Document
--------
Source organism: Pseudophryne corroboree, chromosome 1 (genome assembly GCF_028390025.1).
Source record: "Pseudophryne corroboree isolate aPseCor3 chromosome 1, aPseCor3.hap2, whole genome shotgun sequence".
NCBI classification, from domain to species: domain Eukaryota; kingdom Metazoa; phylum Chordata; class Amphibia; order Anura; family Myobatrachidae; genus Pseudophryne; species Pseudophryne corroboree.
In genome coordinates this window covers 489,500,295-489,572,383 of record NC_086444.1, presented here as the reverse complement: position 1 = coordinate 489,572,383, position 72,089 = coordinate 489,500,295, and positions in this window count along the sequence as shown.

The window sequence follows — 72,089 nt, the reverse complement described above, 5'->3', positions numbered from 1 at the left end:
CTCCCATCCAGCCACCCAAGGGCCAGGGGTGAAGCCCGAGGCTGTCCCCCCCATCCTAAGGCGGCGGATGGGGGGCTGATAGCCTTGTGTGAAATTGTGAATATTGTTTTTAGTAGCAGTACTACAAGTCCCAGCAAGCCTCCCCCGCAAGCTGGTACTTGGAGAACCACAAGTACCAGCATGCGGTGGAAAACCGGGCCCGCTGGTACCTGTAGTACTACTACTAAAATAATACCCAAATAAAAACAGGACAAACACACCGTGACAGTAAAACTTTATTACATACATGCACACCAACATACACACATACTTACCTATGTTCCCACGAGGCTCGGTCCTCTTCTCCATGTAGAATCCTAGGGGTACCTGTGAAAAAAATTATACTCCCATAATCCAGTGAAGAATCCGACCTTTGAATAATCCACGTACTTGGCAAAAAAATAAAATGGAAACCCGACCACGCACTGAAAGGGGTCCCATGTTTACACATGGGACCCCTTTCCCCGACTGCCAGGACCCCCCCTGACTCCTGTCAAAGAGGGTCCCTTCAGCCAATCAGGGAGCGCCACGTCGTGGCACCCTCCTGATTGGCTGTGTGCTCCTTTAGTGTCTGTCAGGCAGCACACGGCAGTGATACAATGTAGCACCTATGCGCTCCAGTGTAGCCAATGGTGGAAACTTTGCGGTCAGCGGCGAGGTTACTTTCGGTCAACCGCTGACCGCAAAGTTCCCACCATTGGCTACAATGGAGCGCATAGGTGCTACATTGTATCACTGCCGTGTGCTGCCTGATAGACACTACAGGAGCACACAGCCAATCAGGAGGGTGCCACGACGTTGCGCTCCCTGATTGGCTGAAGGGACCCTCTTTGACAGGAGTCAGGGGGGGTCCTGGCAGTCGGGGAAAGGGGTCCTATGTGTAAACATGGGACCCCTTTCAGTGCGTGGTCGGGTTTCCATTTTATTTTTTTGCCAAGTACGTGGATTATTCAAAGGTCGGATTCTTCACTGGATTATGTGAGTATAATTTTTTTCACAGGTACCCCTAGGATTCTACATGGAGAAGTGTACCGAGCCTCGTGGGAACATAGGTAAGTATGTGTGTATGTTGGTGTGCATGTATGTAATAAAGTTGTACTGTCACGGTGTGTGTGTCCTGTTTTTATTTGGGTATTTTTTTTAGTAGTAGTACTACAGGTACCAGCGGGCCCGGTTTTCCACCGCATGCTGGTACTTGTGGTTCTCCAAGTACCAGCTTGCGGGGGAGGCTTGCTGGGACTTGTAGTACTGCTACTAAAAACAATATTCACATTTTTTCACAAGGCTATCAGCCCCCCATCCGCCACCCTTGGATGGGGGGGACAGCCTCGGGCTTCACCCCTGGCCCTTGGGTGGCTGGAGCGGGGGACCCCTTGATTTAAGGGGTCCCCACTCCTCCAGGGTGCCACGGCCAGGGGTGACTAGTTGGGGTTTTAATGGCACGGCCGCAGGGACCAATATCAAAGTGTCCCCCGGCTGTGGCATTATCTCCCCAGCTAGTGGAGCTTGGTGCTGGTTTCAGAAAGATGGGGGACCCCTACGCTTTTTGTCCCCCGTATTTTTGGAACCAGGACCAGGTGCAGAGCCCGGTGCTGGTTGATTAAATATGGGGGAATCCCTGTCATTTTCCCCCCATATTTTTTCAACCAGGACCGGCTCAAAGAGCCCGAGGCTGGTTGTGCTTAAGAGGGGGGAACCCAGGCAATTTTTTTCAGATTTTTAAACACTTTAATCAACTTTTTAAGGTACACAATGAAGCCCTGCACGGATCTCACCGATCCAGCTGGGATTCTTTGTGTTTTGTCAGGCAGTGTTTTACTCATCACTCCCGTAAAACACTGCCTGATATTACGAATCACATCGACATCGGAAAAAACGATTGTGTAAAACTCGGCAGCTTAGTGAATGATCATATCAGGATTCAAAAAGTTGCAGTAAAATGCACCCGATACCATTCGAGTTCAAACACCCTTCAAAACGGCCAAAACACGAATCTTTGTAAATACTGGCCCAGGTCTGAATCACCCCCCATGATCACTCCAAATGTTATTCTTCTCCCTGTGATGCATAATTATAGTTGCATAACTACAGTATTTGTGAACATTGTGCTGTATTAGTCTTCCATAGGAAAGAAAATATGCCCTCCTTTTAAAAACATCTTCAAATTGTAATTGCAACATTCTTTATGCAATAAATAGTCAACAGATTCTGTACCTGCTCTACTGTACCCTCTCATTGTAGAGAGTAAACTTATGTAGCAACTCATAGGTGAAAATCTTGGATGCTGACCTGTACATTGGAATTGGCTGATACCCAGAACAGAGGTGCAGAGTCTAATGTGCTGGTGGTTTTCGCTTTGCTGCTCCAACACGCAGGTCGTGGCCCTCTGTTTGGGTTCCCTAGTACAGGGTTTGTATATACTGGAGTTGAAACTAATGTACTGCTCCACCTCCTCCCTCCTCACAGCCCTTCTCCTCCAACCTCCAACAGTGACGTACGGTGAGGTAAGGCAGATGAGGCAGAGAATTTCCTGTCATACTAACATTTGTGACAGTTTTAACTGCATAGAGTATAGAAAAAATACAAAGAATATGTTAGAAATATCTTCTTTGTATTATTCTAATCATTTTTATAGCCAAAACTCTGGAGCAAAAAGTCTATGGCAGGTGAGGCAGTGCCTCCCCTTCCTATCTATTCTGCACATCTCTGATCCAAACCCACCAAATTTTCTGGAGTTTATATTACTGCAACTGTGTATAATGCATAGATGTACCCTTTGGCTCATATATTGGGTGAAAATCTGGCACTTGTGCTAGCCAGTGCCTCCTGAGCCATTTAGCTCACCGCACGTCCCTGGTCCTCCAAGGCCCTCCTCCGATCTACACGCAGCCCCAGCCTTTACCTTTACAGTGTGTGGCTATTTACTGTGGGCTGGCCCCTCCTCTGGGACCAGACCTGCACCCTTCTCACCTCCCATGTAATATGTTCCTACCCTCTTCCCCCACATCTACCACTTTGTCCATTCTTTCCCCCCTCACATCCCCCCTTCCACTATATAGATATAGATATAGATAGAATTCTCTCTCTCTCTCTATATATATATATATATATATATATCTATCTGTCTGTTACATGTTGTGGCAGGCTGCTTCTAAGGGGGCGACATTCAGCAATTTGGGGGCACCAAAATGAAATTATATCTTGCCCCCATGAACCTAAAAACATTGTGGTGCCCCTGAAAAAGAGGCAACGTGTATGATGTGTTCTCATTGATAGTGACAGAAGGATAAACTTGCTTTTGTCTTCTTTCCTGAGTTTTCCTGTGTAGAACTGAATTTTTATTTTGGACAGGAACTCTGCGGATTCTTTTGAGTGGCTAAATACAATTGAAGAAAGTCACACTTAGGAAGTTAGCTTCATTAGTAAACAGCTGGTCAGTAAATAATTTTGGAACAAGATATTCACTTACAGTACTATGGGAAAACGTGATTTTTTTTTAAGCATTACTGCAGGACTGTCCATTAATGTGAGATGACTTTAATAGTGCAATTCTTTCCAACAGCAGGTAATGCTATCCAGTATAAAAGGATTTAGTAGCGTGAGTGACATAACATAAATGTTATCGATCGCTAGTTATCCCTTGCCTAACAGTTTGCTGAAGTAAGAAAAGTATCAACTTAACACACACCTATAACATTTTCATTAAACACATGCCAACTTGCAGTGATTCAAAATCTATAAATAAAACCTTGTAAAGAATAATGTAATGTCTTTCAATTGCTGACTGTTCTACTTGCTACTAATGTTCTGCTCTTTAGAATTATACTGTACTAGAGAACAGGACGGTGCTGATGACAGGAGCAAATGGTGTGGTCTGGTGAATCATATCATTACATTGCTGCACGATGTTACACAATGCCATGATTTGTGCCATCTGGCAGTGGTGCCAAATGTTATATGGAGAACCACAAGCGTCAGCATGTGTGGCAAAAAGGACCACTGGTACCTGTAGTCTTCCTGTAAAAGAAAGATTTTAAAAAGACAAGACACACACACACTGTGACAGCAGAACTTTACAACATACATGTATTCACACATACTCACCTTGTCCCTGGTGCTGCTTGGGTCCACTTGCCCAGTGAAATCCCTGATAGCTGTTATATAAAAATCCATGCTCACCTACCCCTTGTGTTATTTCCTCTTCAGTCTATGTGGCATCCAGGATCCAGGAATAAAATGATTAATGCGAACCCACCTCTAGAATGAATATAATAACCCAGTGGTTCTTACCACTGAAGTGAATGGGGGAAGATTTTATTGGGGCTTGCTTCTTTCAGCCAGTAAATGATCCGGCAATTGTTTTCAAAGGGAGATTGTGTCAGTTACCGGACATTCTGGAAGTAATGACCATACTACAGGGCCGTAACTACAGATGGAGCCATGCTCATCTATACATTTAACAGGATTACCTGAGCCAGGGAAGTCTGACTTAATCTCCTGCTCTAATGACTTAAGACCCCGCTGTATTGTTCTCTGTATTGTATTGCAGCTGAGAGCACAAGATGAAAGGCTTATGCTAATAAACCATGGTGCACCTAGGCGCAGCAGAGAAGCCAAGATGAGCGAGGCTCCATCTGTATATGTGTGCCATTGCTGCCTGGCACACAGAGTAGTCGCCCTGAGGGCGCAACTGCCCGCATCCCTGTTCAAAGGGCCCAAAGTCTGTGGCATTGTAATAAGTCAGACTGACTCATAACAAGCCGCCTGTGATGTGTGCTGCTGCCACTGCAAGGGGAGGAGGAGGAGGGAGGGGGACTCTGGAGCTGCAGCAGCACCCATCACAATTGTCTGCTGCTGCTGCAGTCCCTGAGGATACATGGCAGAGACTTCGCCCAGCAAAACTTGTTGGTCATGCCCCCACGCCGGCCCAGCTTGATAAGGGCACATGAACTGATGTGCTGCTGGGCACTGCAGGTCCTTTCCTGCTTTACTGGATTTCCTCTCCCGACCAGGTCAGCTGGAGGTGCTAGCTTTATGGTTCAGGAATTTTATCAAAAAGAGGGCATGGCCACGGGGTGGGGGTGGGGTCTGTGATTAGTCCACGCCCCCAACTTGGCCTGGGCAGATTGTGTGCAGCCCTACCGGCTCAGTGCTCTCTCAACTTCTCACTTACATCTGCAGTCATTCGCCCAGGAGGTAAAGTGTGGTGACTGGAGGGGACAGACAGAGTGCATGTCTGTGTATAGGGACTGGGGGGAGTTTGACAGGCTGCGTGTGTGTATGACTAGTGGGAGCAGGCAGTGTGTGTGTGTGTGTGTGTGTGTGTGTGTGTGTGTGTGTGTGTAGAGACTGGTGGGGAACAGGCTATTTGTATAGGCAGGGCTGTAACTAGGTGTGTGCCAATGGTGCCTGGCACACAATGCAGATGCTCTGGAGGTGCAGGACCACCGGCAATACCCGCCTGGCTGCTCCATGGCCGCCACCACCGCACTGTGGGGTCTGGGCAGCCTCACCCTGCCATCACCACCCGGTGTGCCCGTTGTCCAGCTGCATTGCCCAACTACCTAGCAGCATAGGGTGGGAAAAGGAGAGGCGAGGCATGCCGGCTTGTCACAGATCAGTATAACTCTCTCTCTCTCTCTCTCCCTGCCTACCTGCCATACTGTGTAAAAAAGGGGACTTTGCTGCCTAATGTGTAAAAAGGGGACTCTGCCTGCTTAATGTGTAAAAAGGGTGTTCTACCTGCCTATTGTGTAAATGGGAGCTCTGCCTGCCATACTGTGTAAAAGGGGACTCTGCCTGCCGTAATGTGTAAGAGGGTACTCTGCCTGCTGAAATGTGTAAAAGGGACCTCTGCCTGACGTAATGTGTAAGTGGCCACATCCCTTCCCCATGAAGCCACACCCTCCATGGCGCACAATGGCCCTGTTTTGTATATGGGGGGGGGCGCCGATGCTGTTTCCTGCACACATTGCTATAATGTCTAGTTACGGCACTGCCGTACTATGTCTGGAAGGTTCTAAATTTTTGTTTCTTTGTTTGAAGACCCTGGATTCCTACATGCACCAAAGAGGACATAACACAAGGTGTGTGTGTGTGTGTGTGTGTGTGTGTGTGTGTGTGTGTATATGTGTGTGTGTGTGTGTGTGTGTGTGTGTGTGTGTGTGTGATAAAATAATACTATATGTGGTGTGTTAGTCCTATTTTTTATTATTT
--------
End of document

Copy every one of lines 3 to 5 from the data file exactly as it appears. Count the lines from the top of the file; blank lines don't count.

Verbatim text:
NCBI classification, from domain to species: domain Eukaryota; kingdom Metazoa; phylum Chordata; class Amphibia; order Anura; family Myobatrachidae; genus Pseudophryne; species Pseudophryne corroboree.
In genome coordinates this window covers 489,500,295-489,572,383 of record NC_086444.1, presented here as the reverse complement: position 1 = coordinate 489,572,383, position 72,089 = coordinate 489,500,295, and positions in this window count along the sequence as shown.

The window sequence follows — 72,089 nt, the reverse complement described above, 5'->3', positions numbered from 1 at the left end: